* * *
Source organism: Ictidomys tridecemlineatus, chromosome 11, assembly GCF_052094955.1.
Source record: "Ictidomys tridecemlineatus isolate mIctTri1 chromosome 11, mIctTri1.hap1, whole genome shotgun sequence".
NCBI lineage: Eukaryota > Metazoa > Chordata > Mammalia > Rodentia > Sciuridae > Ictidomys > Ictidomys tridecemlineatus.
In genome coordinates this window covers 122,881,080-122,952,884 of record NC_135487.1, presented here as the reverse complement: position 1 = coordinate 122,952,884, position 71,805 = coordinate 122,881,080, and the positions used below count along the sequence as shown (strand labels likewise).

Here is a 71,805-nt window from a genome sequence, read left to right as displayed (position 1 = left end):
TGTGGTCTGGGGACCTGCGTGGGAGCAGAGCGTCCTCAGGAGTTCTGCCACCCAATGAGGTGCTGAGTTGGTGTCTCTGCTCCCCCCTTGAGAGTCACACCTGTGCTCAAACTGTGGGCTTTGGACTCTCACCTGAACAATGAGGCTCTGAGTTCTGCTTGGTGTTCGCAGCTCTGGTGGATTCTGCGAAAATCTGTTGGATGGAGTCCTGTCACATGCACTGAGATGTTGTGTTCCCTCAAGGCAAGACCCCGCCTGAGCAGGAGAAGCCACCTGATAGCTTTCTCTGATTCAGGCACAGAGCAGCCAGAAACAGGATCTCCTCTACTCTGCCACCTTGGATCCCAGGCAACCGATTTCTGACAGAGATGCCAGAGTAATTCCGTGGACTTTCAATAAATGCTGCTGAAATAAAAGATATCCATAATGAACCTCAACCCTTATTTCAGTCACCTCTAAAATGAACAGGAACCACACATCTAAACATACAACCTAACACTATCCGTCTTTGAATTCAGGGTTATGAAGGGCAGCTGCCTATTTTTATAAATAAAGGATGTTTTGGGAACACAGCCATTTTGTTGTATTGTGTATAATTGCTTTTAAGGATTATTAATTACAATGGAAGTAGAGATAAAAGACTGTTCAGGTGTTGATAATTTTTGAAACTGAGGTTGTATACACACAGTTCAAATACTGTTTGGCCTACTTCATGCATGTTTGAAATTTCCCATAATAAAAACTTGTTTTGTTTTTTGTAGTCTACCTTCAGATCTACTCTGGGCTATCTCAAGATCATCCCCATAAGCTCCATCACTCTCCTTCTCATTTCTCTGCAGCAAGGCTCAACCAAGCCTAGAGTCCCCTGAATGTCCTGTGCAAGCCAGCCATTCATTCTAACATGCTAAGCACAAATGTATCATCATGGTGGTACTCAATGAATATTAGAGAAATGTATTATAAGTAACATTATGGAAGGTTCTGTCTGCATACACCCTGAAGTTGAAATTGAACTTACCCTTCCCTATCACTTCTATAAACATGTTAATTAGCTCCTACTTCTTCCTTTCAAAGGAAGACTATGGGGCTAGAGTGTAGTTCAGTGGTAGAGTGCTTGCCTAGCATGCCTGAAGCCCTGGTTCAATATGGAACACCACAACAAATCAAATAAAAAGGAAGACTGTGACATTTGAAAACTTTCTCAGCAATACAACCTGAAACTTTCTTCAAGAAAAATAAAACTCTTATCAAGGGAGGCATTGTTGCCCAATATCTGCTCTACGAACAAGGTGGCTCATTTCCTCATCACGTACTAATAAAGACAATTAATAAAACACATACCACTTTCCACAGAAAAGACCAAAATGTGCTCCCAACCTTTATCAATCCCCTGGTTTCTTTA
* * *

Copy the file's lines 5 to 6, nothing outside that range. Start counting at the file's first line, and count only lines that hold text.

Here is a 71,805-nt window from a genome sequence, read left to right as displayed (position 1 = left end):
TGTGGTCTGGGGACCTGCGTGGGAGCAGAGCGTCCTCAGGAGTTCTGCCACCCAATGAGGTGCTGAGTTGGTGTCTCTGCTCCCCCCTTGAGAGTCACACCTGTGCTCAAACTGTGGGCTTTGGACTCTCACCTGAACAATGAGGCTCTGAGTTCTGCTTGGTGTTCGCAGCTCTGGTGGATTCTGCGAAAATCTGTTGGATGGAGTCCTGTCACATGCACTGAGATGTTGTGTTCCCTCAAGGCAAGACCCCGCCTGAGCAGGAGAAGCCACCTGATAGCTTTCTCTGATTCAGGCACAGAGCAGCCAGAAACAGGATCTCCTCTACTCTGCCACCTTGGATCCCAGGCAACCGATTTCTGACAGAGATGCCAGAGTAATTCCGTGGACTTTCAATAAATGCTGCTGAAATAAAAGATATCCATAATGAACCTCAACCCTTATTTCAGTCACCTCTAAAATGAACAGGAACCACACATCTAAACATACAACCTAACACTATCCGTCTTTGAATTCAGGGTTATGAAGGGCAGCTGCCTATTTTTATAAATAAAGGATGTTTTGGGAACACAGCCATTTTGTTGTATTGTGTATAATTGCTTTTAAGGATTATTAATTACAATGGAAGTAGAGATAAAAGACTGTTCAGGTGTTGATAATTTTTGAAACTGAGGTTGTATACACACAGTTCAAATACTGTTTGGCCTACTTCATGCATGTTTGAAATTTCCCATAATAAAAACTTGTTTTGTTTTTTGTAGTCTACCTTCAGATCTACTCTGGGCTATCTCAAGATCATCCCCATAAGCTCCATCACTCTCCTTCTCATTTCTCTGCAGCAAGGCTCAACCAAGCCTAGAGTCCCCTGAATGTCCTGTGCAAGCCAGCCATTCATTCTAACATGCTAAGCACAAATGTATCATCATGGTGGTACTCAATGAATATTAGAGAAATGTATTATAAGTAACATTATGGAAGGTTCTGTCTGCATACACCCTGAAGTTGAAATTGAACTTACCCTTCCCTATCACTTCTATAAACATGTTAATTAGCTCCTACTTCTTCCTTTCAAAGGAAGACTATGGGGCTAGAGTGTAGTTCAGTGGTAGAGTGCTTGCCTAGCATGCCTGAAGCCCTGGTTCAATATGGAACACCACAACAAATCAAATAAAAAGGAAGACTGTGACATTTGAAAACTTTCTCAGCAATACAACCTGAAACTTTCTTCAAGAAAAATAAAACTCTTATCAAGGGAGGCATTGTTGCCCAATATCTGCTCTACGAACAAGGTGGCTCATTTCCTCATCACGTACTAATAAAGACAATTAATAAAACACATACCACTTTCCACAGAAAAGACCAAAATGTGCTCCCAACCTTTATCAATCCCCTGGTTTCTTTA